Posted on Thursday, February 2nd, 2012 by Angie Han
Snow Piercer may mark South Korean filmmaker Bong Joon-ho‘s first English-language picture, but his casting choices so far suggest he’s already got damn great taste in English-speaking stars. Octavia Spencer has become the latest addition to the cast of his post-apocalyptic thriller, joining Chris Evans, John Hurt, Tilda Swinton, Jamie Bell, and Song Kang-ho (The Host). The script, from Bong and Oldboy director Park Chan-wook, is an adaptation of a French graphic novel titled Le Transperceneige. More details after the jump.
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Posted on Monday, January 23rd, 2012 by Angie Han
Though we first heard of Bong Joon-ho‘s Snow Piercer back in 2009, it wasn’t until just a couple of weeks ago that the project really began to pick up steam and build a top-notch cast. Chris Evans was the first star announced for the film, with Tilda Swinton and Jamie Bell boarding soon afterward. Now John Hurt has been announced as the latest addition to the post-apocalyptic film, based on a French graphic novel titled Le Transperceneige. More details after the jump.
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Posted on Friday, September 30th, 2011 by Angie Han
Malin Akerman has signed on to star with Tyler Labine, Lucy Punch, and Daniel Petronijevic in Cottage Country, an dark indie comedy by Canadian director Peter Wellington. Written by Jeremy Boxen (Endgame), the story follows Todd (Labine) as he plans to propose to Cammie (Akerman) at his family cottage. However, Todd’s plans are ruined by the arrival of his slacker brother (Petronijevic) and the brother’s free-spirited girlfriend (Punch).
The film will be Wellington’s first feature since 2003’s Luck. Wellington has been working primarily in television over the last several years, on shows including Rookie Blue and Slings and Arrows. The film is currently shooting in Ontario through late October for a 2012 release. [The Hollywood Reporter]
After the jump, Pacific Rim gets another star and John Hurt joins a project called Labyrinth that is totally unrelated to Jim Henson’s Labyrinth. Bet you got worried there for a second that it would be a remake.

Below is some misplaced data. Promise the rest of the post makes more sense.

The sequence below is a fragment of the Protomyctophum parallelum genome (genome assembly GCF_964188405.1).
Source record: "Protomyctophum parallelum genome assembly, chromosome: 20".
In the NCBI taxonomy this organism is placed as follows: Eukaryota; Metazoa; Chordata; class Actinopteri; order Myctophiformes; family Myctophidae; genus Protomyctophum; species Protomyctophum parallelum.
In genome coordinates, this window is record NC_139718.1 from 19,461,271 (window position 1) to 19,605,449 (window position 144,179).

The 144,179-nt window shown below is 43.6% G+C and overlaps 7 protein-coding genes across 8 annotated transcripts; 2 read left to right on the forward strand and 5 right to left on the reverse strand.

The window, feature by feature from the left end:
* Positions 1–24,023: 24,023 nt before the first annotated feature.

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Cool Posts From Around the Web:
Lars von Trier detractors often accuse the Danish director of being little more than a provocateur, and his impetuous demeanor when dealing with the media doesn’t dispel that impression. That leads some — even our own Germain, in his review of Melancholia — to suspect that Trier’s actual films are constructed, in part, as nothing more than button-pushing exercises. I tend to believe in the director more as an imp who has a healthy, if perverse sense of humor, and who takes the opportunity to enjoy unorthodox fun when he can.
Such is the case, I suspect, with the new character posters for Melancholia.
In anticipation of the film’s UK release this weekend and October 7 VOD bow in the US (to be followed by a November 11 theatrical release) there are six new character posters for the film. They feature actors Kirsten Dunst, Charlotte Gainsbourg, Kiefer Sutherland, Alexander Skarsgård and John Hurt. But there’s also a poster for Lars himself, which is even stamped with a ‘persona non-grata’ seal, mocking his expulsion from the Cannes Film Festival this past May. See all six below. Read More »
We’ve been very excited to see Tinker Tailor Soldier Spy, the new film from Let the Right One In director Tomas Alfredson that stars Gary Oldman, Colin Firth, Mark Strong, Benedict Cumberbatch, Ciaran Hinds, Mark Strong, Svetlana Khodchenko, Toby Jones, John Hurt, Stephen Graham and Kathy Burke.. The film is essentially both a remake of a BBC mini-series that starred Alec Guinness and an adaptation of the novel of the same name by John Le Carré.
The author wrote two more books that round out what is called ‘the Karla Trilogy:’ The Honourable Schoolboy and Smiley’s People. The George Smiley character, played in this version by Gary Oldman, also shows up in other Le Carré novels. And now there is the intimation that the positive response to Tinker could lead to at least one more film adapting the follow-up novels. Read More »